Bruno Schulz’s stories are poetic, surreal, and chary of action and dialogue. As such, they are about as unsuited for stage adaptation as texts can get. But do not underestimate the perversity of the human animal – or, at least, that of Simon McBurney and his Theâtre de Complicité, who are as French as fish and chips.
Schulz (1892-1942), the Polish schoolteacher, graphic artist, and writer, was killed by the Gestapo in the ghetto of Drohobycz, the small Galician town that, along with the universe, was his home. Accidentally in the ghetto on Black Thursday, Schulz, the protected Jew of a Gestapo officer, was shot by a rival Gestapo agent whose Jewish protégé his officer had killed – an awesomely Kafkaesque death for Kafka’s Polish translator and counterpart. There were to be only two collections of Schulz stories, revolving around his burg, his family, and chiefly his father, who owned a tailor shop. But they were viewed through Bruno’s poetically skewed, surrealistically transmogrifying vision – a surrender, as John Updike put it, “to the multiple distortions of obsessed reflection.”
How do you theatricalize the changing seasons as “an enormous purple-skinned onion disclosing ever new panoramas under each of its skins”? Or skies featuring “the spirals and whorls of light, the pale-green solids of darkness, the plasma of space, the tissue of dreams,” the art of a self-proclaimed “parasite of metaphors … carried away by the first simile that comes along”? The stage circus that McBurney and Mark Wheatley have contrived is either awkwardly literal transposition of Schulz’s words or bumptiously grotesque hysterics that remotely ape and crudely simplify Schulz’s exquisitely unreal concerts.
The Street of Crocodiles adopts the American title of Schulz’s first collection, published as Cinnamon Shops, though it also includes much of the second and last, Sanatorium Under the Sign of the Hourglass, although the Polish has klepsydra (English clepsydra) from the Greek for “water clock.” As water is even more elusive than sand, it is yet more apt a metaphor for Schulz’s writing and its uncapturability by the adapters’ butterfly net.
Sure enough, there are busy vaudeville carryings-on: climbings up ladders, walkings down vertical walls, alignings and realignings of school desks with much banging of their tops. Also ludicrous maneuvers with wood, saws, and hammers in a so-called woodwork class. Also all sorts of bolts of cloth unrolled this way and that or unfurling from the flies, sometimes covering the entire cast, though not for long enough. There is the repeated clatter of Nazi boots marching to and fro, dressings and undressings, a fright wig periodically removed and crookedly replaced, bits of dialogue in three or four languages, and a mock execution in which Joseph, the protagonist, is passed like a baton from arms to arms in a group-grope Pietà, to delight the masses and the Times’s chief drama critic.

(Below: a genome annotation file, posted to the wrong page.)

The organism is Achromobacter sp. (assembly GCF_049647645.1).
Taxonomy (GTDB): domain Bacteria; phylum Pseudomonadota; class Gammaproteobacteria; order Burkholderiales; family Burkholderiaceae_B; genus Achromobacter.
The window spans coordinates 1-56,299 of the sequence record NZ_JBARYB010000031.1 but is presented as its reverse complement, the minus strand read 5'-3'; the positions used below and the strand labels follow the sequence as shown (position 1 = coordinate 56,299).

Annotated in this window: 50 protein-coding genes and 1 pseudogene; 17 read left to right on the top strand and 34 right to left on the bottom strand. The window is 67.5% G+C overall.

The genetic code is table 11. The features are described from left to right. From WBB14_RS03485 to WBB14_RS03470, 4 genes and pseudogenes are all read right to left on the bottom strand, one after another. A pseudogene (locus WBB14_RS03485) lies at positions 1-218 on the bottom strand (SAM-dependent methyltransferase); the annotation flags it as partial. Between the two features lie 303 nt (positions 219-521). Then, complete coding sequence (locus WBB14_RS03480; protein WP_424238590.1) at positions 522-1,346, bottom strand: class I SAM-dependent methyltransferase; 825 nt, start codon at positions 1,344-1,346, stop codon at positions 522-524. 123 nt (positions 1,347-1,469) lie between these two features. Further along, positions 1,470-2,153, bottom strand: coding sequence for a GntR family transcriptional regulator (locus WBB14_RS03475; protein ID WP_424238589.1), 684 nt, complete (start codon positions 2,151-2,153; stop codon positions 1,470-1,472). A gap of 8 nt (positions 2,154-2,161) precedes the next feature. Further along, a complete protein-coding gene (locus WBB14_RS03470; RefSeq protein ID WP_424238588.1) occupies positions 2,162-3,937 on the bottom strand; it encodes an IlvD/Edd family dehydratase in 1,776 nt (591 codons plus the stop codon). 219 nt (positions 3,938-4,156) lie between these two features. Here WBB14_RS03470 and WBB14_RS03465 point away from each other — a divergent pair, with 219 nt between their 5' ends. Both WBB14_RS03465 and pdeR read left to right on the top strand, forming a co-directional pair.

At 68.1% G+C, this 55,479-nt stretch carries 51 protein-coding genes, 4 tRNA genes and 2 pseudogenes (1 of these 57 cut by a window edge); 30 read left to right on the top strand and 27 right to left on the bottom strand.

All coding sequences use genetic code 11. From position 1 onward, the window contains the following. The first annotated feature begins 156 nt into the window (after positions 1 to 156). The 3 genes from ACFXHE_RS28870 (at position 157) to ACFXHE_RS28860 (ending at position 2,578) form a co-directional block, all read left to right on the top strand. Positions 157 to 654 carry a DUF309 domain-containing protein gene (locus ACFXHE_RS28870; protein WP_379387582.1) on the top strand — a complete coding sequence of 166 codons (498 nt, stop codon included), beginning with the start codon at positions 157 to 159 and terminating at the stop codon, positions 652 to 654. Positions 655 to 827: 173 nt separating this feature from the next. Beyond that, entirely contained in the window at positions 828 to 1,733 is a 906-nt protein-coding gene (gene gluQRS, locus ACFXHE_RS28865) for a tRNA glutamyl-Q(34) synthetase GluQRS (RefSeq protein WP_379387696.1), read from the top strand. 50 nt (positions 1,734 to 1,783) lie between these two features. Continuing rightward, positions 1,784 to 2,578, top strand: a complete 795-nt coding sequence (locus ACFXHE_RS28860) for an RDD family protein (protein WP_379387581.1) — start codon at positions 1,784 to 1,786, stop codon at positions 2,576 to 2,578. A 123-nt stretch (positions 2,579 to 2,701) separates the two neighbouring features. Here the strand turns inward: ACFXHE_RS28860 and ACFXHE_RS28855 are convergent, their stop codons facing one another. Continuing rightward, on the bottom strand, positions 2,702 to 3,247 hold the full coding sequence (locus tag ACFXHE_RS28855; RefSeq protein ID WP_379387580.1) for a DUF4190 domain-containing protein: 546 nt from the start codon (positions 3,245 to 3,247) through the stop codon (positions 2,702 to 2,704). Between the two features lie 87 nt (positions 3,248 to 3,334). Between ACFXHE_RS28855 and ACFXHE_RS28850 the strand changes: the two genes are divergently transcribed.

Because Schulz was assigned by the Nazis to sort out books for booty or banning, we see Joseph prolongedly sorting tomes, though neither the actor nor the script can invest this with significance. Evoking Bruno’s murder, the actress portraying his sister shoots Joseph with two fingers making like a gun. Such things are, if anything, an insult to Schulz’s memory.
From the loudspeakers, there is overloud music and even louder noise. Relationships and plot elements have to be guessed or inferred from the prior information. Thus because the boy Bruno was awed when his mother read him Goethe’s “Erlkönig,” the cast takes turns reciting bits of the poem, singly or jointly, in dubious German, to what enlightenment? The ten performers are painful to look at, resembling – at best – freakish caricatures à la Grosz, Beckmann, or Dix. The production, in that respect, echoes Schulz’s drawings, far less imaginative than his writings. Yet all this unsightliness lacks the sharpness of satire.
It is hard, if not impossible, to assess individual achievements. No one in the cast rises above the disjointedness and puerility of the shenanigans. But at least McBurney’s company is aptly named, complicity, even in French, meaning a criminal act such as we were subjected to. There are no actual crocs on view in The Street of Crocodiles, but you could say that the whole thing is a crock.